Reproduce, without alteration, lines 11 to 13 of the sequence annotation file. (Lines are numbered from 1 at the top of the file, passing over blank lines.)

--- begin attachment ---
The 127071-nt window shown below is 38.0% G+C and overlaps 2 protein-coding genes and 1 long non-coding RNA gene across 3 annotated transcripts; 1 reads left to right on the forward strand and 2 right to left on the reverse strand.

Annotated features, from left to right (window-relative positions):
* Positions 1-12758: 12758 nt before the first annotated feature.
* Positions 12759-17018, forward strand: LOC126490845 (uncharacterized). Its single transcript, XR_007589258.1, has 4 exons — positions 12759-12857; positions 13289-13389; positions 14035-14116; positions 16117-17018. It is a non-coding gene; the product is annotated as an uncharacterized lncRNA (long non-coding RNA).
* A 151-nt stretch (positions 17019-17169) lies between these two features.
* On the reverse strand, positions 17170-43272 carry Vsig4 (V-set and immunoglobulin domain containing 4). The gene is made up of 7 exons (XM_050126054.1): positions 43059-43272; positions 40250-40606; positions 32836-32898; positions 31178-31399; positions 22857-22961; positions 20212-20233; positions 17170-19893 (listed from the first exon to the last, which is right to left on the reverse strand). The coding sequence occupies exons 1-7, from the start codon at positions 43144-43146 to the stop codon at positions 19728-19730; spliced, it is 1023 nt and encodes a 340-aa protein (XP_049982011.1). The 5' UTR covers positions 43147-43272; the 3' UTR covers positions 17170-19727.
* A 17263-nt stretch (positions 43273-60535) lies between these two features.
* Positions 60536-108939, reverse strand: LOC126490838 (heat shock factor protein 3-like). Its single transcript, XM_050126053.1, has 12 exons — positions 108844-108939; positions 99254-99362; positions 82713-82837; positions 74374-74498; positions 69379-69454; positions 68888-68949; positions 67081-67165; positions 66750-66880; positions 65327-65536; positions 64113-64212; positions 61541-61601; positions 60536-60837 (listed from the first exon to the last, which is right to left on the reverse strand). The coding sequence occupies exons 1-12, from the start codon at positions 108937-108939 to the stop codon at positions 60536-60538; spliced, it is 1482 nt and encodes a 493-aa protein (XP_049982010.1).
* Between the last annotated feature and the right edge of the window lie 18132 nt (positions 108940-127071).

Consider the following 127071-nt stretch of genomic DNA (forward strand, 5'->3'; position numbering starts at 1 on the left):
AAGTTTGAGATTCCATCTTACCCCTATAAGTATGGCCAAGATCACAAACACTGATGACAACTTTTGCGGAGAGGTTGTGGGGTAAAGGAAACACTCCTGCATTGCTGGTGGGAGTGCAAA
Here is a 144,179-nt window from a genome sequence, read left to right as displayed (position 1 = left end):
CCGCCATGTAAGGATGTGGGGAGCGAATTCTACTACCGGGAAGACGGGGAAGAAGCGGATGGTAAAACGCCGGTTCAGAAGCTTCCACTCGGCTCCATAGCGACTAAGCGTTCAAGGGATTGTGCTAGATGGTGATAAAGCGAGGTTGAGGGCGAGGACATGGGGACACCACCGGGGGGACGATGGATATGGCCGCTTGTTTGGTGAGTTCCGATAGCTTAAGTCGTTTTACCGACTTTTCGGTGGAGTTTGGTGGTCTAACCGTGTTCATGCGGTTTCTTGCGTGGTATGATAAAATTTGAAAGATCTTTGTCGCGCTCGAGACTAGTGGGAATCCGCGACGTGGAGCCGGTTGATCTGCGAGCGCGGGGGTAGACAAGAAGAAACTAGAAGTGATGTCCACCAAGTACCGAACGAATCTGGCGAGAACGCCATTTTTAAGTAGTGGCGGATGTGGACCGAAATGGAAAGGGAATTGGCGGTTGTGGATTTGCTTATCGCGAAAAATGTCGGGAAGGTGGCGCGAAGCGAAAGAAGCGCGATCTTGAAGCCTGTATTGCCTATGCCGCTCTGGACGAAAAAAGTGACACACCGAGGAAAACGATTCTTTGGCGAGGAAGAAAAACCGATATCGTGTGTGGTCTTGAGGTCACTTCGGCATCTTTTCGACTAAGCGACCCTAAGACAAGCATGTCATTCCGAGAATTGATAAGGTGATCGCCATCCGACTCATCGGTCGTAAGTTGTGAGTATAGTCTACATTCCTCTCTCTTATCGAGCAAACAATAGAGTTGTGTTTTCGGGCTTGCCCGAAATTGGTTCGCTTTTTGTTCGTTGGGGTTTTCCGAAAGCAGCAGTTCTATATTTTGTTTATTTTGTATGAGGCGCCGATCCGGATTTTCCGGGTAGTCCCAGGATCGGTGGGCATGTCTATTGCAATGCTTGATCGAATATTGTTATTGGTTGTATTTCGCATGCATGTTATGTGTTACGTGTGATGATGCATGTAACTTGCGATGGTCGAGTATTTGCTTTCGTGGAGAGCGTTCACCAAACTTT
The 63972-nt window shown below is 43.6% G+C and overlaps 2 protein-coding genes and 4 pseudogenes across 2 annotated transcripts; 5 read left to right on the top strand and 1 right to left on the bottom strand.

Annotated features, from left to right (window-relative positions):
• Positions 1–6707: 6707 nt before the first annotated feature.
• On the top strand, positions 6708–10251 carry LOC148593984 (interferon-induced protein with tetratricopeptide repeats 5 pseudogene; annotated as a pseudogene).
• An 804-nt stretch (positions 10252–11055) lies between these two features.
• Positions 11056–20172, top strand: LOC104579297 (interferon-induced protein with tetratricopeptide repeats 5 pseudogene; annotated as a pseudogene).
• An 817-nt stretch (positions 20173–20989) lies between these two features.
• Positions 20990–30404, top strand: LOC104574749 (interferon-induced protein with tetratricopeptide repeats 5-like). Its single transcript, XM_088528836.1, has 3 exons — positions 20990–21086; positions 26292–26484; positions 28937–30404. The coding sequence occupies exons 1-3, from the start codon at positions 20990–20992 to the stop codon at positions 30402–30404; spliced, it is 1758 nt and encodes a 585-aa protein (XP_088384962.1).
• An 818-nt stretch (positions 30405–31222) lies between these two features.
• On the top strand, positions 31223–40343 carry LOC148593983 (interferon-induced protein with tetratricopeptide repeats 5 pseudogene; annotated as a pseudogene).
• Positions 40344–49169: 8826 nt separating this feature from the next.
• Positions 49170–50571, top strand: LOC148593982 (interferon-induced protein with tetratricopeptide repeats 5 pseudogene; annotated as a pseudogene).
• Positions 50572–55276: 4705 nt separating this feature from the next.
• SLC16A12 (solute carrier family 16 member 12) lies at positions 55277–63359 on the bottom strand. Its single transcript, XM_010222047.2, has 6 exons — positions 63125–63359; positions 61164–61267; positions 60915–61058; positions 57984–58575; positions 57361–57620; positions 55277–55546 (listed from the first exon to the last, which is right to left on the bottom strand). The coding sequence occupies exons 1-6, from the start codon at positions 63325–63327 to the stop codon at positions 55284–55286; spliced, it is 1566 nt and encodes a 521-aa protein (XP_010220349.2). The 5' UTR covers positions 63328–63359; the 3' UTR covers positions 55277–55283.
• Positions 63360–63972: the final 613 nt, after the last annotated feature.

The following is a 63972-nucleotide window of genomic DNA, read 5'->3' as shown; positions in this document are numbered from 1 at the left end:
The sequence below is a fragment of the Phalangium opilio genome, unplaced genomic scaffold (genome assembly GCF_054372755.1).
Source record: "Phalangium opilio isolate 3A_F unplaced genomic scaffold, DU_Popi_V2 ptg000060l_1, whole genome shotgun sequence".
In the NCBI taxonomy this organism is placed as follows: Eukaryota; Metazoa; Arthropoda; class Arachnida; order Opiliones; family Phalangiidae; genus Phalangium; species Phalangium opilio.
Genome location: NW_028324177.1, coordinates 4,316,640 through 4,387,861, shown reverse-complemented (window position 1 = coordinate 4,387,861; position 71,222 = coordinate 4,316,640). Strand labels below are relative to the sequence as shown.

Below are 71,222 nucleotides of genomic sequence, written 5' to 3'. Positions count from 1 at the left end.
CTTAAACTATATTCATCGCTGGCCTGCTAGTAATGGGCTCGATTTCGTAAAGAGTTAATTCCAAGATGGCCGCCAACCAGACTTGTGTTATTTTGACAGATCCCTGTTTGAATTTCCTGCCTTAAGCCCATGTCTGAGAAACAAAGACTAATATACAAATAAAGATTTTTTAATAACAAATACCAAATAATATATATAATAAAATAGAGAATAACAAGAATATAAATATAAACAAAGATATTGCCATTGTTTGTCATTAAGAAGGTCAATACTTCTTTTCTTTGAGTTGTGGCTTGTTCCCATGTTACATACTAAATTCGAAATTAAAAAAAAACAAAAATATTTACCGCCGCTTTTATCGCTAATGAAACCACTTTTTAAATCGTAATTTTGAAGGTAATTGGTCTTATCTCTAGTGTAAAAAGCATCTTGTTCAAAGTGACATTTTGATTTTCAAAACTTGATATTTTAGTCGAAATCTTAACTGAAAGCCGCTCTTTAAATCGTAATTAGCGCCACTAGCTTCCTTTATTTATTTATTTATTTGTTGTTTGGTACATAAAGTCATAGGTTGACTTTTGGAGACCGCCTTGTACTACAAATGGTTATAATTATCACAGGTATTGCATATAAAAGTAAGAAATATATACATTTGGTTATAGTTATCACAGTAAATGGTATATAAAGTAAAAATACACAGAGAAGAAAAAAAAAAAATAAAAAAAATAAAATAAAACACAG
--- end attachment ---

AAGTTTGAGATTCCATCTTACCCCTATAAGTATGGCCAAGATCACAAACACTGATGACAACTTTTGCGGAGAGGTTGTGGGGTAAAGGAAACACTCCTGCATTGCTGGTGGGAGTGCAAA
Here is a 144,179-nt window from a genome sequence, read left to right as displayed (position 1 = left end):
CCGCCATGTAAGGATGTGGGGAGCGAATTCTACTACCGGGAAGACGGGGAAGAAGCGGATGGTAAAACGCCGGTTCAGAAGCTTCCACTCGGCTCCATAGCGACTAAGCGTTCAAGGGATTGTGCTAGATGGTGATAAAGCGAGGTTGAGGGCGAGGACATGGGGACACCACCGGGGGGACGATGGATATGGCCGCTTGTTTGGTGAGTTCCGATAGCTTAAGTCGTTTTACCGACTTTTCGGTGGAGTTTGGTGGTCTAACCGTGTTCATGCGGTTTCTTGCGTGGTATGATAAAATTTGAAAGATCTTTGTCGCGCTCGAGACTAGTGGGAATCCGCGACGTGGAGCCGGTTGATCTGCGAGCGCGGGGGTAGACAAGAAGAAACTAGAAGTGATGTCCACCAAGTACCGAACGAATCTGGCGAGAACGCCATTTTTAAGTAGTGGCGGATGTGGACCGAAATGGAAAGGGAATTGGCGGTTGTGGATTTGCTTATCGCGAAAAATGTCGGGAAGGTGGCGCGAAGCGAAAGAAGCGCGATCTTGAAGCCTGTATTGCCTATGCCGCTCTGGACGAAAAAAGTGACACACCGAGGAAAACGATTCTTTGGCGAGGAAGAAAAACCGATATCGTGTGTGGTCTTGAGGTCACTTCGGCATCTTTTCGACTAAGCGACCCTAAGACAAGCATGTCATTCCGAGAATTGATAAGGTGATCGCCATCCGACTCATCGGTCGTAAGTTGTGAGTATAGTCTACATTCCTCTCTCTTATCGAGCAAACAATAGAGTTGTGTTTTCGGGCTTGCCCGAAATTGGTTCGCTTTTTGTTCGTTGGGGTTTTCCGAAAGCAGCAGTTCTATATTTTGTTTATTTTGTATGAGGCGCCGATCCGGATTTTCCGGGTAGTCCCAGGATCGGTGGGCATGTCTATTGCAATGCTTGATCGAATATTGTTATTGGTTGTATTTCGCATGCATGTTATGTGTTACGTGTGATGATGCATGTAACTTGCGATGGTCGAGTATTTGCTTTCGTGGAGAGCGTTCACCAAACTTT